Undergraduate research journal set to launch with University funding

Media Credit: Olivia Anderson | Photo Editor

Maggie Steiner, the editor-in-chief of the GW Undergraduate Review, started GW’s first-ever undergraduate research journal with two other students.

Updated: Feb. 12, 2018 at 1:04 p.m.

The research office is funding GW’s first-ever undergraduate research journal as part of its goal to entice more undergraduates to get involved in projects.

A student organization will receive about $10,000 this academic year from the Office of the Vice President for Research to publish “The GW Undergraduate Review,” which is slated to start publishing by the end of the semester. Students who started the journal said it will give undergraduates the opportunity to showcase their projects in preparation for graduate school and careers in academia.

Leo Chalupa, the vice president for research, said when the team of three students originally approached him about the idea in December, he had already been mulling over the idea of a research journal at GW. He said OVPR would not be involved in creating the journal, but wanted to support the student-run effort.

“It’s a really great way for students to get involved with hands-on research and get to know what the actual field of academia is like as an undergraduate.”

Performing research moves students’ educations forward for undergraduates of all majors because it offers tangible on-the-job experience, he said.

“The whole idea is that you get a chance to see what research is really like,” he said in an interview last week.

Chalupa said the journal, which will be published once a year, will be entirely student-led, and include undergraduate research from all fields ranging from engineering to literature.

In the fall, Chalupa said OVPR wanted to make growing undergraduate research one of its top priorities this academic year, with a specific focus on expanding opportunities for undergraduates to work with faculty on projects.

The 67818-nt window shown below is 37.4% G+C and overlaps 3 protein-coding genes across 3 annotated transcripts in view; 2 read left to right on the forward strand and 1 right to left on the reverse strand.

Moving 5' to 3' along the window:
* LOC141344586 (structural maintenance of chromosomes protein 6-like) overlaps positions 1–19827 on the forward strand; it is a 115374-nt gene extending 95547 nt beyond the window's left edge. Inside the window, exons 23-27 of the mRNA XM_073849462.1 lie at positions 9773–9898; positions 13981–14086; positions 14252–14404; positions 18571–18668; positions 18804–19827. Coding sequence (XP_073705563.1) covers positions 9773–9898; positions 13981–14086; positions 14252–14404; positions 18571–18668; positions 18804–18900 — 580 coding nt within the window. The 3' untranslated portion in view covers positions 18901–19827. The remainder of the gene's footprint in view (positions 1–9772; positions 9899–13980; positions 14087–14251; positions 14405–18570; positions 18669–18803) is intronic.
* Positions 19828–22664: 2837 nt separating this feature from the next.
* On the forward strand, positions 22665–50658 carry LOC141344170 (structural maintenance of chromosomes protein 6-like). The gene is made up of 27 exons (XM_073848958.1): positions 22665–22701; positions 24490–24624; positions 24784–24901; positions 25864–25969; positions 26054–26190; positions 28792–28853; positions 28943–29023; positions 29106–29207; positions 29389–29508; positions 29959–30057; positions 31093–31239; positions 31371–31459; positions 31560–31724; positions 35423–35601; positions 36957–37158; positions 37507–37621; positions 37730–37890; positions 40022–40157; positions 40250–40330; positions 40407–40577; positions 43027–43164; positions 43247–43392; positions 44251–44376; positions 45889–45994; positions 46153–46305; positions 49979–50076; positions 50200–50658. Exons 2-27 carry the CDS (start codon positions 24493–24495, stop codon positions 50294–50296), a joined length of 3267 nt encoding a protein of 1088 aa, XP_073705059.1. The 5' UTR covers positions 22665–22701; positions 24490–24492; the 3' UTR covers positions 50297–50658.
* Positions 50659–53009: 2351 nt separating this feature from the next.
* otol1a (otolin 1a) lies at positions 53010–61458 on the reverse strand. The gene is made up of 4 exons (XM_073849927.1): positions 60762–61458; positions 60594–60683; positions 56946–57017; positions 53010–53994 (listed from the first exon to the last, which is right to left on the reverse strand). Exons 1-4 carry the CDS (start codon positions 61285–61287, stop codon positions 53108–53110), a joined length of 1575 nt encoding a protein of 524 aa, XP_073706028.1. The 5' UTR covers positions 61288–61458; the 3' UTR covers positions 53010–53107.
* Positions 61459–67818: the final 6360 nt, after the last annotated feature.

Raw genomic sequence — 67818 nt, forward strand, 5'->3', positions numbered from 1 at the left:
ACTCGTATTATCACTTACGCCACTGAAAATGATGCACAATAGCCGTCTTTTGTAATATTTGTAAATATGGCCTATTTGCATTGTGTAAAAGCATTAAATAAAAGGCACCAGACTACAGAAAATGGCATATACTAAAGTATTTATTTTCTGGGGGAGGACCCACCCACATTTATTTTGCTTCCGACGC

Chalupa said he also launched the research office’s first-ever $500 essay contest to challenge undergraduates to write about their research experiences. He said the prize-winning essays can appear in GW’s research magazine.

The journal is open to all undergraduates, who can apply by Feb. 28 to be included in the first issue. After submitting a proposal, a group of student editors review and edit the submissions with the help of faculty advisers.

Maggie Steiner, the editor-in-chief of the journal, started the initiative last year with two other students, Aleksandra Dagunts and Delaney Foster, who were both in the Women’s Leadership Program. She said the students – all science majors – wondered why GW didn’t already have an undergraduate research publication because schools like Stanford University and Texas A&M University already publish undergraduate projects.

She said the group hopes to not only get students involved in projects at the undergraduate level, but give opportunities to those researchers that have never previously had the chance to be published.

“It’s a really great way for students to get involved with hands-on research and get to know what the actual field of academia is like as an undergraduate,” Steiner said.

“I was just excited to provide the opportunity for students to access research.”

Foster, a sophomore and the director of outreach for the journal, said faculty have been supportive of the idea, with many saying it was a resource they’ve wanted GW to have for a long time.

Foster said the group has come a long way from the $200 it received from the Student Association when it first registered as a student organization last year, but members are still trying to raise the group’s profile on campus.

The journal has received four submissions so far, but leaders of the group are hoping that once the first issue is published, more students will want to get involved next year.

“Most people don’t know there’s a research journal at GW,” she said.

Dagunts, a biology major, said many students aren’t aware of the array of research opportunities available on campus, especially in the Science and Engineering Hall.

“There’s so many labs in this building that have space,” she said. “I was just excited to provide the opportunity for students to access research.”

Kathryn Sheehan contributed reporting.

This post was updated to reflect the following correction:
The Hatchet incorrectly spelled Aleksandra Dagunts’ name on one reference. It is now correct. We regret this error.

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